It's Mental Health Awareness Week (May 13-19) and as the subject surrounding mental health issues become more widely discussed, its heartening to see people becoming more open about sharing their stories and help in destigmatizing the presumptions of challenges that mental health entails. Often, at the workplace, mental health is not given due importance. Any issues relating to the mind are often brushed under the carpet and issues of physical health are given precedence. We are a strong believer to "bring your whole self to work". When your body, mind, and soul are in harmony with what you do for a living, it is easier to lead a satisfying, fruitful, and productive personal and professional life. To thrive, one must look at holistic wellbeing.
Being in the advocacy of Inclusion & Diversity, we come across many incidences of workplace conflicts. Our programs try to also work on mitigating such conflicts. Being an outsider and external consultant has its benefits and many employees tend to be more open to us than with their colleagues and leadership in the fear of being reprimanded. The toxic culture in some organizations is like "bear it with a grin and just keep quiet or else be taken to task". Many employees we consult as part of diversity training find the workplace suffocating of every centrist perspective or viewpoint.
This with dictatorial editing and undercover toxicity stifles rightful expression and may affect employees' mental health in the long-term with absenteeism, anxiety and depression, and even physical conditions which are caused or amplified by workplace stress. In our experience, the suppression of expression leads to many conflicting situations. Especially, expressing feelings about microaggressions at the workplace that minority groups might be subjected to often leading to becoming off balance and feeling like flipped upside down.
We are deliberately focusing on work-related mental health issues because at the workplace there may be a lack of a support system unlike at home.Our editor Amit faced such microaggressions by his previous employer from some key members of the management. A significant part of his career was dedicated to this company that failed to treat him with respect and dignity despite his contributions. The company failed to give the rightful credit of the business won by Amit during his decade of tenure with this organization. This led him almost to a breaking point psychologically and financially. Amit then made a deliberate attempt to move out his non-action zone often rightfully the fear zone (of losing the job). The company he worked with was not keen on taking responsibility of their employees. There was a lot of chatter about being inclusive, employee-centric and the usual blah blah but zero credibility in addressing challenges often wilfully thrusted by the management upon unsuspecting and loyal employees and when employees face this situation, the best thing is to exit, which is what Amit did. And he vowed to use his experience in the trenches to help people stuck in similar situations.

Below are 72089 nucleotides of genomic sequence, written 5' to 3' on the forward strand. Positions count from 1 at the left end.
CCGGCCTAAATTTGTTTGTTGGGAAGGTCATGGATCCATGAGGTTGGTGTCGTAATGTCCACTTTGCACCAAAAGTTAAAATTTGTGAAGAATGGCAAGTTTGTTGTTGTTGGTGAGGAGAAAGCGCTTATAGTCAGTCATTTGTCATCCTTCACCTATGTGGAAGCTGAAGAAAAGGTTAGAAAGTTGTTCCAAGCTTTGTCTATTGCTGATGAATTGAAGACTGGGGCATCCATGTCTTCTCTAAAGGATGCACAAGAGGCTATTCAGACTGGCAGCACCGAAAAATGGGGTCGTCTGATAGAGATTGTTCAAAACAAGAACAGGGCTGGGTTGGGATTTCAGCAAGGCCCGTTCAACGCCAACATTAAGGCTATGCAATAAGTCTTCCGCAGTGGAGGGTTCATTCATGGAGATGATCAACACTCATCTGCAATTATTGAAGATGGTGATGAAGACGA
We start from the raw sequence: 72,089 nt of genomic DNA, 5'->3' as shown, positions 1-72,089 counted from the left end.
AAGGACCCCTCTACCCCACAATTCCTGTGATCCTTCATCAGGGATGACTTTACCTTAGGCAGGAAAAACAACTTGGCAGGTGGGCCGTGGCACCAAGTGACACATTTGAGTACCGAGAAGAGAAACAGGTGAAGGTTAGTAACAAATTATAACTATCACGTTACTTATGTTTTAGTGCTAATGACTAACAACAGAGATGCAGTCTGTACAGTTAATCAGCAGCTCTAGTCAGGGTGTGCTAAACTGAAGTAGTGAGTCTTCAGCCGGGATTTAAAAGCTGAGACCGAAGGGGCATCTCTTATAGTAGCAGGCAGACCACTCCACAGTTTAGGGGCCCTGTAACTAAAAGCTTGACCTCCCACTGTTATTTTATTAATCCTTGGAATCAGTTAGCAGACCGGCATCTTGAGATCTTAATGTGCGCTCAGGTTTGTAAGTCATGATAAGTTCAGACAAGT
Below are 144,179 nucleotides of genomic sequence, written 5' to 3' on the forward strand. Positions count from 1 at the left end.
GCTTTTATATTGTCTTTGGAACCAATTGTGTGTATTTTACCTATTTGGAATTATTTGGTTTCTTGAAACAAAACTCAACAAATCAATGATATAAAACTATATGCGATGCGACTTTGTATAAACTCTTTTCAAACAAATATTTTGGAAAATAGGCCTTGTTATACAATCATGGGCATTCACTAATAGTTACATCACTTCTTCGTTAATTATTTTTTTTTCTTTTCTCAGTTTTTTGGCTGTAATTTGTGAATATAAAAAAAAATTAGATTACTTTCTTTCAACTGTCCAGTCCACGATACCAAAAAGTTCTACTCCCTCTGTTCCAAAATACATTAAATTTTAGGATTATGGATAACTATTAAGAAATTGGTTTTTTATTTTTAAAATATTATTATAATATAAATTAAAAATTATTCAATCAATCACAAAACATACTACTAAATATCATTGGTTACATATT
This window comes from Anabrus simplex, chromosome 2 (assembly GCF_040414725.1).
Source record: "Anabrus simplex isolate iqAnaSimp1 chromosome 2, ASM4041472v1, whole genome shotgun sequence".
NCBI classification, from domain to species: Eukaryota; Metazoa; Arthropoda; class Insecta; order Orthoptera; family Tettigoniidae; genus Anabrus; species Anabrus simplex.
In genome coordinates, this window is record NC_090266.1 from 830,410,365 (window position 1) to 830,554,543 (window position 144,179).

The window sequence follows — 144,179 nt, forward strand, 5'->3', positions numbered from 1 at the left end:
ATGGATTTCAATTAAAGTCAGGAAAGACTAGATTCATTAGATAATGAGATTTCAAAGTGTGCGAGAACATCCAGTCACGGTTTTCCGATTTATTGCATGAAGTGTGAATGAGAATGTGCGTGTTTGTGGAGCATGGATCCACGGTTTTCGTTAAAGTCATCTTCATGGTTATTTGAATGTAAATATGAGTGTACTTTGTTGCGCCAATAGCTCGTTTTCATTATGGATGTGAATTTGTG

Not expressing is the "bad" that must be broken. And the onus on it lies on us as much as it does on organizations. Most importantly, people need to normalize these important conversations on mental health and take full ownership of their mental wellness.